Preparing for Surgery

I’ve always said I don’t believe in surgery. Or hospitals, actually. And that part alone pretty much eliminates surgery unless I end up having some sort of field surgery where I have to drink whisky to get numb and a guy who says he can do it because it watched a program on operations once uses that same whisky to sterilize the knives.

No new hip for me. No new knee. No shoulder repair. No pacemaker. No stents in my heart. And for sure, no open heart surgery.

I’d made the vow: I will not have surgery. 

But there I was, filling out the online form for Camp Lowell Surgery Center. Oh my god. It was right in the name! 

But after back-to-back to-back sinus infections, the last one needing two different medicines over twenty-two days, I decided I needed to have my damaged sinus area cleaned out.

Over thirty years ago, after major trauma to my face, I’d gone to the doctor and said I was suddenly having sinus infections, that the sinus area of my right cheek was chronically painful, and I knew something was wrong.

I don’t recall if it was an X-ray or what that I had, but I was pronounced fine. I knew I wasn’t, asked for more tests, and was basically told to go along, little girl.

I should have gone to another specialist, but the insurance wouldn’t pay for it and I didn’t have the money.

So thirty-two years later, I found myself facing the “S” word: Surgery. And I was filling out all the online forms. 

Previous hospitalizations. Metal in the body. Chipped teeth. Chipped teeth? Yes, chipped teeth.

Medications. Allergies. A long list of potential risk factors. Parents’ medical problems.

And then, there it was. Do you have your will in order?

My will.

What the hell kind of question was that? This “simple surgery” was coming up, and they want to know if my will was in order? 

And then this one: Would you like to sign an advance directive?

A will! An advance directive! Oh my god, they were planning to kill me in that “simple surgery”!

I then noted I could sign an advance directive the morning of the surgery. Good. Off the hook on that one for a few more days.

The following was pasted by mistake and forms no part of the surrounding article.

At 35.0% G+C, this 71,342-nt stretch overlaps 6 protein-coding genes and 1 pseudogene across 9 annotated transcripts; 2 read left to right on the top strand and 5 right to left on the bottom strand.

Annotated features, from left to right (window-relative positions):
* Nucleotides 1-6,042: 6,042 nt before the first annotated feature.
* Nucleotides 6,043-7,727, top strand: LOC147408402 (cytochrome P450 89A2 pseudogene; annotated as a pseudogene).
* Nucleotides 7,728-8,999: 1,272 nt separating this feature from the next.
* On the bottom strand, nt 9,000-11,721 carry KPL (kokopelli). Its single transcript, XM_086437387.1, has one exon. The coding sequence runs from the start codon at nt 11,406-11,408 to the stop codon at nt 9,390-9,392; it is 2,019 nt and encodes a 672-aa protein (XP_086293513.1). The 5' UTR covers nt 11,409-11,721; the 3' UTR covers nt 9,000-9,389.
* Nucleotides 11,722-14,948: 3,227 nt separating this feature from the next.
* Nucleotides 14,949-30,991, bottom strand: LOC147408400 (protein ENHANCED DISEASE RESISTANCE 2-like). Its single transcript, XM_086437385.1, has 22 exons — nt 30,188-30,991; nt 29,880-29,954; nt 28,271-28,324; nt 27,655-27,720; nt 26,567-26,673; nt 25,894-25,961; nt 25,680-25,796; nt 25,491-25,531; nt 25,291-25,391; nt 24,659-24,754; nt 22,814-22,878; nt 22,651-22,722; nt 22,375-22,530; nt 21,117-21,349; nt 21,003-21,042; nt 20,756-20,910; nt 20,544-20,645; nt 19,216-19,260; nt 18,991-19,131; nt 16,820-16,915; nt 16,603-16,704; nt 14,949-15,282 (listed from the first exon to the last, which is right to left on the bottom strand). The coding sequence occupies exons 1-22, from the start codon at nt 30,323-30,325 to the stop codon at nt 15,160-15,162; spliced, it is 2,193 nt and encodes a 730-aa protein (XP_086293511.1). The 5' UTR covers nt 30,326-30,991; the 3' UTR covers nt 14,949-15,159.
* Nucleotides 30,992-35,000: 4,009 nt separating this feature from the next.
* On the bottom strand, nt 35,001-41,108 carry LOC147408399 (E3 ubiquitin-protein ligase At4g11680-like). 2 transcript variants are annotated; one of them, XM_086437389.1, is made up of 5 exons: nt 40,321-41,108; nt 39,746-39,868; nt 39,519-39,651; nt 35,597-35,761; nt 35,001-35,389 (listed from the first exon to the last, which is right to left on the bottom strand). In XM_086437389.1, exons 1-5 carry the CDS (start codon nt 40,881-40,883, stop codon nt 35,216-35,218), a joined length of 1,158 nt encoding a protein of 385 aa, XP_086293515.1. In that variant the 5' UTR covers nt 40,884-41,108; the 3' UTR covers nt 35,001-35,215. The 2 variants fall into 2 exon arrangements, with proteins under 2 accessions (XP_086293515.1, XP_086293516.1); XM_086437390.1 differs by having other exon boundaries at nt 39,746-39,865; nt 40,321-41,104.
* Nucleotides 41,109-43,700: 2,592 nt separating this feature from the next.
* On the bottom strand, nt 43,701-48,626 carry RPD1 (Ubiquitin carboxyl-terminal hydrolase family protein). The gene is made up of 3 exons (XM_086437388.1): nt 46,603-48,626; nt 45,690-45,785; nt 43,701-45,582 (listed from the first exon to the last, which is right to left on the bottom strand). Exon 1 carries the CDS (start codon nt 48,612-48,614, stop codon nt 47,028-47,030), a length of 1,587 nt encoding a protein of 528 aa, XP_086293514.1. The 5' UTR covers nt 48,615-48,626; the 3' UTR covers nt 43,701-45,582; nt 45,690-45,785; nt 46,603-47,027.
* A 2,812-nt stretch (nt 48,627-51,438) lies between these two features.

But a will. Did I have one in order? Not an easy question to answer. Sure, I had a will. But it was old, and it left everything to my former husband.

That was not going to happen.

It was time to make decisions, and it was time to make them fast. My sister agreed to be executor. The biggie taken care of. Then I had to get a will form somewhere.

Just as I was beginning to stress about finding the form, my sister sent me a link to a brief article on hand-written wills. They’re legal. They’re easy. But mostly, what made me happy is they’re legal.

I wrote out a draft on my computer, fussed with it for the next twenty-four hours, and then hand wrote it. The only problem was I needed a witness to sign it.

It couldn’t be Lee because she was mentioned in the will as my tenant as was my desire to have her stay as long as was practical. 

I was thinking who I could go visit for a signature when my signator appeared at the door: Paloma Díaz.

Paloma was a Couchsurfer who was traveling in her van. I’d agreed to have her park at my house for a few days.**

Poor Paloma. We introduced ourselves and then I said, “Could you watch me signing my will and then sign it as a witness?”

“Sure.”

In a matter of moments, I had a legal Arizona will. Signed.

Two days later I had surgery. I didn’t die, so the will wasn’t really necessary after all. However, I now have it and plan to file it away somewhere safe. 

And knowing me, I’ll pretty quickly forget where that safe place is.

** As is typical here, as of this day, Paloma’s been here nearly two weeks. ¡Que vive LadyRanch!***

***LadyRanch is my on-acre property with a guest house and was so named by Katie Poliquin. She arrived last year for two nights, stayed four months. Immediately after her arrival, Suzette appeared and stayed five months. Katie looked around one day and said, “What we have here is a LadyRanch.” We all (Katie, Suzette, Lee my tenant, and I) all loved the name and it stuck.